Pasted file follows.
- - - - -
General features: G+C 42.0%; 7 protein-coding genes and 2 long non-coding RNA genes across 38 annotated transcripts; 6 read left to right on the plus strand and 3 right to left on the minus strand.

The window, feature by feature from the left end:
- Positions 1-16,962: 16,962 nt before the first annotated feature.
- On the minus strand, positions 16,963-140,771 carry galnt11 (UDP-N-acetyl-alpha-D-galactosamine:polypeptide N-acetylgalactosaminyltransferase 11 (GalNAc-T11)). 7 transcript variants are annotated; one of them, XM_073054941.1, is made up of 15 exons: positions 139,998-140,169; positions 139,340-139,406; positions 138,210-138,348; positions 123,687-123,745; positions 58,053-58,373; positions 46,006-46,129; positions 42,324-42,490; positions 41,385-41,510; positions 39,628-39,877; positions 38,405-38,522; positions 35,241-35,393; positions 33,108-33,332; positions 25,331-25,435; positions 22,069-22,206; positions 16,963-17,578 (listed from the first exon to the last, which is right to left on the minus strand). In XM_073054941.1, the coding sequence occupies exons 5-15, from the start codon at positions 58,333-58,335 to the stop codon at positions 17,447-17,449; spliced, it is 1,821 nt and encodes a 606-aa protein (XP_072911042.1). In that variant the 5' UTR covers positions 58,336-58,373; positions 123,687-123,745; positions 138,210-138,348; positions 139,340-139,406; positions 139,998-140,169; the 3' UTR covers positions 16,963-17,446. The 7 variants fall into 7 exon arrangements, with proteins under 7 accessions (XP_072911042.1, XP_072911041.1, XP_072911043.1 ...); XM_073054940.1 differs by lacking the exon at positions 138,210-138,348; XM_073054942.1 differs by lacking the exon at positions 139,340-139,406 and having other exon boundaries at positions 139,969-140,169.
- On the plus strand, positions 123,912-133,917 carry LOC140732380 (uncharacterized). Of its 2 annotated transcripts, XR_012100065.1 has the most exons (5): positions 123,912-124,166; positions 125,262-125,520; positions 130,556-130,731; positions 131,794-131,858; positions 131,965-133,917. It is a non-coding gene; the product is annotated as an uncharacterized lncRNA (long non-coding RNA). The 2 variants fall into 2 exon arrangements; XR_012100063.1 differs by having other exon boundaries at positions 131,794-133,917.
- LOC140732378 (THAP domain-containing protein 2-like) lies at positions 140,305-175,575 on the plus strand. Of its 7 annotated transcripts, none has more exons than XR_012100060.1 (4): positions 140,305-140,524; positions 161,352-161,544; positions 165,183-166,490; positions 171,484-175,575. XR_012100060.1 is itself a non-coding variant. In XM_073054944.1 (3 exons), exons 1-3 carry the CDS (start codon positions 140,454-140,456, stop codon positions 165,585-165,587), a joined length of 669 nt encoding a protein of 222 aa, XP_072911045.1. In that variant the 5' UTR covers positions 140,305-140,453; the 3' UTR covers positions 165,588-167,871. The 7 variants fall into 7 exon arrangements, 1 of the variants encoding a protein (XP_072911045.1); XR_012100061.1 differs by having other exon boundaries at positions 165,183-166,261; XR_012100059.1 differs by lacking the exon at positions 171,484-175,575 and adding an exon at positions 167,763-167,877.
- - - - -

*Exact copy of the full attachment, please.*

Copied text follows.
General features: G+C 42.0%; 7 protein-coding genes and 2 long non-coding RNA genes across 38 annotated transcripts; 6 read left to right on the plus strand and 3 right to left on the minus strand.

The window, feature by feature from the left end:
- Positions 1-16,962: 16,962 nt before the first annotated feature.
- On the minus strand, positions 16,963-140,771 carry galnt11 (UDP-N-acetyl-alpha-D-galactosamine:polypeptide N-acetylgalactosaminyltransferase 11 (GalNAc-T11)). 7 transcript variants are annotated; one of them, XM_073054941.1, is made up of 15 exons: positions 139,998-140,169; positions 139,340-139,406; positions 138,210-138,348; positions 123,687-123,745; positions 58,053-58,373; positions 46,006-46,129; positions 42,324-42,490; positions 41,385-41,510; positions 39,628-39,877; positions 38,405-38,522; positions 35,241-35,393; positions 33,108-33,332; positions 25,331-25,435; positions 22,069-22,206; positions 16,963-17,578 (listed from the first exon to the last, which is right to left on the minus strand). In XM_073054941.1, the coding sequence occupies exons 5-15, from the start codon at positions 58,333-58,335 to the stop codon at positions 17,447-17,449; spliced, it is 1,821 nt and encodes a 606-aa protein (XP_072911042.1). In that variant the 5' UTR covers positions 58,336-58,373; positions 123,687-123,745; positions 138,210-138,348; positions 139,340-139,406; positions 139,998-140,169; the 3' UTR covers positions 16,963-17,446. The 7 variants fall into 7 exon arrangements, with proteins under 7 accessions (XP_072911042.1, XP_072911041.1, XP_072911043.1 ...); XM_073054940.1 differs by lacking the exon at positions 138,210-138,348; XM_073054942.1 differs by lacking the exon at positions 139,340-139,406 and having other exon boundaries at positions 139,969-140,169.
- On the plus strand, positions 123,912-133,917 carry LOC140732380 (uncharacterized). Of its 2 annotated transcripts, XR_012100065.1 has the most exons (5): positions 123,912-124,166; positions 125,262-125,520; positions 130,556-130,731; positions 131,794-131,858; positions 131,965-133,917. It is a non-coding gene; the product is annotated as an uncharacterized lncRNA (long non-coding RNA). The 2 variants fall into 2 exon arrangements; XR_012100063.1 differs by having other exon boundaries at positions 131,794-133,917.
- LOC140732378 (THAP domain-containing protein 2-like) lies at positions 140,305-175,575 on the plus strand. Of its 7 annotated transcripts, none has more exons than XR_012100060.1 (4): positions 140,305-140,524; positions 161,352-161,544; positions 165,183-166,490; positions 171,484-175,575. XR_012100060.1 is itself a non-coding variant. In XM_073054944.1 (3 exons), exons 1-3 carry the CDS (start codon positions 140,454-140,456, stop codon positions 165,585-165,587), a joined length of 669 nt encoding a protein of 222 aa, XP_072911045.1. In that variant the 5' UTR covers positions 140,305-140,453; the 3' UTR covers positions 165,588-167,871. The 7 variants fall into 7 exon arrangements, 1 of the variants encoding a protein (XP_072911045.1); XR_012100061.1 differs by having other exon boundaries at positions 165,183-166,261; XR_012100059.1 differs by lacking the exon at positions 171,484-175,575 and adding an exon at positions 167,763-167,877.